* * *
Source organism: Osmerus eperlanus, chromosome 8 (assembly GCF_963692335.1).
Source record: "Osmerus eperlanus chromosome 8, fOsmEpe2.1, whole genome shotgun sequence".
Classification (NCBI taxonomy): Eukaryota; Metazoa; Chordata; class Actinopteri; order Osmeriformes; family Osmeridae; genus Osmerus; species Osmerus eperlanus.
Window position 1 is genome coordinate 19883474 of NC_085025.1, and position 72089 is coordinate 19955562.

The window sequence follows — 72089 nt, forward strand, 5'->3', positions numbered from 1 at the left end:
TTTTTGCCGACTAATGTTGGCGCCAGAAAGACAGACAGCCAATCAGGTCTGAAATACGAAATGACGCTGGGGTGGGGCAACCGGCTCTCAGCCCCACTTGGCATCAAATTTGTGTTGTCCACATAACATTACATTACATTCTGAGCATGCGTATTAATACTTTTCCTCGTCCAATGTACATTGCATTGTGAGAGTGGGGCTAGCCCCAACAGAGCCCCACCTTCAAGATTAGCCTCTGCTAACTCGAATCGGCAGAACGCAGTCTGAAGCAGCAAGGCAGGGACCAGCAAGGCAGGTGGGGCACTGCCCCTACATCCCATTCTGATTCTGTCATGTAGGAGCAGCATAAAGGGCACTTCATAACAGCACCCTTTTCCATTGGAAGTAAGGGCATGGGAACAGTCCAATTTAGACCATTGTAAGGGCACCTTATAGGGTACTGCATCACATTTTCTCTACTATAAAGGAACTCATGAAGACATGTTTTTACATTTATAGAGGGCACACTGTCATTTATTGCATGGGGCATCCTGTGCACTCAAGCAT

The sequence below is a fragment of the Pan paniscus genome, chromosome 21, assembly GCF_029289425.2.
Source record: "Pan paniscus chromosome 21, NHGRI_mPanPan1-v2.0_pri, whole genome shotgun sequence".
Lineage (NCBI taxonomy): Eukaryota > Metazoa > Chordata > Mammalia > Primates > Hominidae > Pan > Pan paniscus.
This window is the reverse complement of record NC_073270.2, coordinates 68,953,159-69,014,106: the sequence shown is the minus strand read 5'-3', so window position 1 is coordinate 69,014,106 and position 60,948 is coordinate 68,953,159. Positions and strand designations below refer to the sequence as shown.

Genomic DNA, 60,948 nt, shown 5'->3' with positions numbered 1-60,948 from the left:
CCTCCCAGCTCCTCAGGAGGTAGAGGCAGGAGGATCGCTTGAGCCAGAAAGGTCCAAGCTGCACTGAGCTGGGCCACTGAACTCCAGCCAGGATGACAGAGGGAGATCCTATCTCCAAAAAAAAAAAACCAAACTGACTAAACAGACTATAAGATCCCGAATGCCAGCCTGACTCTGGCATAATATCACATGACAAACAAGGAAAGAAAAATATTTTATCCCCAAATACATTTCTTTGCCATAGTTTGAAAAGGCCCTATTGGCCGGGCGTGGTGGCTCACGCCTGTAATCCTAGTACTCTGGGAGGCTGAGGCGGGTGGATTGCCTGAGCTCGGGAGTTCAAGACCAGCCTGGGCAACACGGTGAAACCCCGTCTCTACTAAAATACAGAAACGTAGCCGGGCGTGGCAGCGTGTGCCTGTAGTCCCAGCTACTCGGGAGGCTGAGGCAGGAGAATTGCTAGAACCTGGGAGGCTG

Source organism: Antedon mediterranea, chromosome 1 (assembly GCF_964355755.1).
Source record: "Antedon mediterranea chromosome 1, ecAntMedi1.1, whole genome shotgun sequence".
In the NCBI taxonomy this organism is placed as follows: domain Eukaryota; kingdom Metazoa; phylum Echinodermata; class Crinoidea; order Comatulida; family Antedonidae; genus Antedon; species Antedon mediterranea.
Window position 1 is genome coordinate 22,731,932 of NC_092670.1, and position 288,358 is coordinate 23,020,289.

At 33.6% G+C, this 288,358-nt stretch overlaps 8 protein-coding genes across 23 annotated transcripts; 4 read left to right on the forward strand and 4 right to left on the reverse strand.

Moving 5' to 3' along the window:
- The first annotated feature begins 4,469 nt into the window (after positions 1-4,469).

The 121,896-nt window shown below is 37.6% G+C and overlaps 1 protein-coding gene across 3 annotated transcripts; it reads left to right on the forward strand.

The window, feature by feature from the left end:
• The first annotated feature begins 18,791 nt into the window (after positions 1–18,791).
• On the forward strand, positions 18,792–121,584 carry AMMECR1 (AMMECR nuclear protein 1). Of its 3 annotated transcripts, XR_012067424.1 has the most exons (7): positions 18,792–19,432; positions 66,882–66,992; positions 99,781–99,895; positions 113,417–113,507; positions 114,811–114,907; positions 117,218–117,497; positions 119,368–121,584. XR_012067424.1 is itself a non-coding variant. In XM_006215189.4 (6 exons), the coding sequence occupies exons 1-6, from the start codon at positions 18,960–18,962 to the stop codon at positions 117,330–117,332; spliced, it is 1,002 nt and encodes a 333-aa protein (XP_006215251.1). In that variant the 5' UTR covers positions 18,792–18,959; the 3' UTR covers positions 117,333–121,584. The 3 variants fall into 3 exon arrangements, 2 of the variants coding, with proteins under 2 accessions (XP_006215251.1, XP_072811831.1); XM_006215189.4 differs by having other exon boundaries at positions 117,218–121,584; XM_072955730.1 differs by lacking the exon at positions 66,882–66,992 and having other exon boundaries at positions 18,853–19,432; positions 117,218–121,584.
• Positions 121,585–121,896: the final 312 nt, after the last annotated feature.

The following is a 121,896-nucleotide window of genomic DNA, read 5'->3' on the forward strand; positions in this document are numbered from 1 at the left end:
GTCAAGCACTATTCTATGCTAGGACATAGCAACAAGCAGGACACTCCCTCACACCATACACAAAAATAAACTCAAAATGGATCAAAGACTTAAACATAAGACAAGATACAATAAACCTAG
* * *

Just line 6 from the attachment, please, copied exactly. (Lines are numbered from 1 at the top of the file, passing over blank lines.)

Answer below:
TTTTTGCCGACTAATGTTGGCGCCAGAAAGACAGACAGCCAATCAGGTCTGAAATACGAAATGACGCTGGGGTGGGGCAACCGGCTCTCAGCCCCACTTGGCATCAAATTTGTGTTGTCCACATAACATTACATTACATTCTGAGCATGCGTATTAATACTTTTCCTCGTCCAATGTACATTGCATTGTGAGAGTGGGGCTAGCCCCAACAGAGCCCCACCTTCAAGATTAGCCTCTGCTAACTCGAATCGGCAGAACGCAGTCTGAAGCAGCAAGGCAGGGACCAGCAAGGCAGGTGGGGCACTGCCCCTACATCCCATTCTGATTCTGTCATGTAGGAGCAGCATAAAGGGCACTTCATAACAGCACCCTTTTCCATTGGAAGTAAGGGCATGGGAACAGTCCAATTTAGACCATTGTAAGGGCACCTTATAGGGTACTGCATCACATTTTCTCTACTATAAAGGAACTCATGAAGACATGTTTTTACATTTATAGAGGGCACACTGTCATTTATTGCATGGGGCATCCTGTGCACTCAAGCAT